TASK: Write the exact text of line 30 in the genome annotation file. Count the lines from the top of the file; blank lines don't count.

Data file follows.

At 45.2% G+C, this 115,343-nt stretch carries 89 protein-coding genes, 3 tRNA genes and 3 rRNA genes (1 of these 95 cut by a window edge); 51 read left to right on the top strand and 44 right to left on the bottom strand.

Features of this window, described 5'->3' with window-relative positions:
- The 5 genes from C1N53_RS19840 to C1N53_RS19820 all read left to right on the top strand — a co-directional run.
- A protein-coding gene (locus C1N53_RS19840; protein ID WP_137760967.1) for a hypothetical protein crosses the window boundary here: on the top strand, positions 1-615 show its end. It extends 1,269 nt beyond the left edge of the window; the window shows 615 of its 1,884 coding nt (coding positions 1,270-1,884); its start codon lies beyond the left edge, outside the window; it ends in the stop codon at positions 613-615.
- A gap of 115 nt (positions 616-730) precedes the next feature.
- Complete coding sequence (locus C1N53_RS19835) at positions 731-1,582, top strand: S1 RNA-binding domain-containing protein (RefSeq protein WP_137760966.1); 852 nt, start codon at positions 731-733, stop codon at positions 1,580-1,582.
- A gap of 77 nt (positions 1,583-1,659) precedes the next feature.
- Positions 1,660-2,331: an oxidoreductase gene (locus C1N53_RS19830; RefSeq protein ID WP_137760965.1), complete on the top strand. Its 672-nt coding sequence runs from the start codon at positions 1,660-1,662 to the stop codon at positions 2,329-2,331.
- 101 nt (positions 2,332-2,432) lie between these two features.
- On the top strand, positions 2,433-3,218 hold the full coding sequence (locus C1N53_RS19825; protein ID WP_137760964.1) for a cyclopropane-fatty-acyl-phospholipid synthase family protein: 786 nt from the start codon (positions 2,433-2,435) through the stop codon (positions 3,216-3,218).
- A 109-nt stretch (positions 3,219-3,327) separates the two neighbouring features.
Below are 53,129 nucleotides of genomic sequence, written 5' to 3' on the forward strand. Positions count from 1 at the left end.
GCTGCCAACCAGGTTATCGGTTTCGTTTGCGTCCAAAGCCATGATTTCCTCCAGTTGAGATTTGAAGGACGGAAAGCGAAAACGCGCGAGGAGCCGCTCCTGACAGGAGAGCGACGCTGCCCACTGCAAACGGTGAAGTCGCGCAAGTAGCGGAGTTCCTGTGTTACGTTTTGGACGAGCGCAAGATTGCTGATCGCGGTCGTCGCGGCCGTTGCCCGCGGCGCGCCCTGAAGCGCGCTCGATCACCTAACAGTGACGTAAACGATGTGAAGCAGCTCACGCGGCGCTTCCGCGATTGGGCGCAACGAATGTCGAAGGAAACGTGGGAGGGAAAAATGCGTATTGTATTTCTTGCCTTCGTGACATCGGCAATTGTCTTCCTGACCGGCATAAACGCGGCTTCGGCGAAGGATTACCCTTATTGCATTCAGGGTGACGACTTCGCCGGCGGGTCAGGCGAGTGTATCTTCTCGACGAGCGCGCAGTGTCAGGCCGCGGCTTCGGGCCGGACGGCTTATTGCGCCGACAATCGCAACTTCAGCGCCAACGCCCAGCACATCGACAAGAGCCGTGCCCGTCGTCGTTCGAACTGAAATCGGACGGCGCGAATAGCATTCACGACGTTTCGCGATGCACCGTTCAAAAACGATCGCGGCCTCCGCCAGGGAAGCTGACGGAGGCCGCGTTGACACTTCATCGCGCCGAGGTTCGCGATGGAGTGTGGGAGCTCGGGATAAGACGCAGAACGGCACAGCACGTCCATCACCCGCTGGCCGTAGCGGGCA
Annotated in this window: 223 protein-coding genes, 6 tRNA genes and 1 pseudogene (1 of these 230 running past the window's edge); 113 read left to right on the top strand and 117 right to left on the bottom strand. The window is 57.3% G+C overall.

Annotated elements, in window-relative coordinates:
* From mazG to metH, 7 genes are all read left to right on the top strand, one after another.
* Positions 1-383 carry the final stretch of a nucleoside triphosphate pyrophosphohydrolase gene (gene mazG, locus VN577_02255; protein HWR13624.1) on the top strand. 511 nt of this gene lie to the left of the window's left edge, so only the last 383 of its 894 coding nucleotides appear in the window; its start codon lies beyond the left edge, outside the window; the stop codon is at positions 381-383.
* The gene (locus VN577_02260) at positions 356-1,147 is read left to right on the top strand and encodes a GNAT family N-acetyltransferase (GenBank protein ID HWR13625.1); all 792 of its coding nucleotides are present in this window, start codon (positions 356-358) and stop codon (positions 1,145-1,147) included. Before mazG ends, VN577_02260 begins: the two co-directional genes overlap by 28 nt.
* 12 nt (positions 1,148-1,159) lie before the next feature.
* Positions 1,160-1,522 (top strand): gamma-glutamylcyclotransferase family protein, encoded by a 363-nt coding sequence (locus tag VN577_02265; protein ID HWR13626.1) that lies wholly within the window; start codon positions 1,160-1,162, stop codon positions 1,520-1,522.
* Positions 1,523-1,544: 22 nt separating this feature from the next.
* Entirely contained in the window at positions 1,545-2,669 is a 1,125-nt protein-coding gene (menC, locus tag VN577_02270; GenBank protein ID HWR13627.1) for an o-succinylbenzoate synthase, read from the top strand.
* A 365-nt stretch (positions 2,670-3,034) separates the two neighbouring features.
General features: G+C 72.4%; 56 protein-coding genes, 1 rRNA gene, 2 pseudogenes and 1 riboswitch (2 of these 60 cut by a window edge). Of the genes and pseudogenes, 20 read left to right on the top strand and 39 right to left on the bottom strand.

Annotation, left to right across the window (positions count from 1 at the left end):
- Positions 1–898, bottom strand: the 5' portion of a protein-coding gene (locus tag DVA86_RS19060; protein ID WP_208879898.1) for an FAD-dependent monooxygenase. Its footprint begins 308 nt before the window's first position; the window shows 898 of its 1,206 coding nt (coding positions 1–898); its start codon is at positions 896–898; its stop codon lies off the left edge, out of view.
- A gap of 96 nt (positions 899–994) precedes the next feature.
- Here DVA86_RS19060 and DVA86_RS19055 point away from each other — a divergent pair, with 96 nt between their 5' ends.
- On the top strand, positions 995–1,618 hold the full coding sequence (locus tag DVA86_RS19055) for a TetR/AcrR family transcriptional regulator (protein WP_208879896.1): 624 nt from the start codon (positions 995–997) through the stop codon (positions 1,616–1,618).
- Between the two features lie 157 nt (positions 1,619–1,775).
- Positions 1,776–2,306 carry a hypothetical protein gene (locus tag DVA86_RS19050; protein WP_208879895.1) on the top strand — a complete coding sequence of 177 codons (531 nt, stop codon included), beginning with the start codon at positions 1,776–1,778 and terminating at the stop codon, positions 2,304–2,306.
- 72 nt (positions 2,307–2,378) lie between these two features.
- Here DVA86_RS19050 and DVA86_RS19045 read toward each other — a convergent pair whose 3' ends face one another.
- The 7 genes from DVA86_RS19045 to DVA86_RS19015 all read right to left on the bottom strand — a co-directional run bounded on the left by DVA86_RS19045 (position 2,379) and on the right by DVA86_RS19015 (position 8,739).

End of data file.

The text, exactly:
- Between the two features lie 157 nt (positions 1,619–1,775).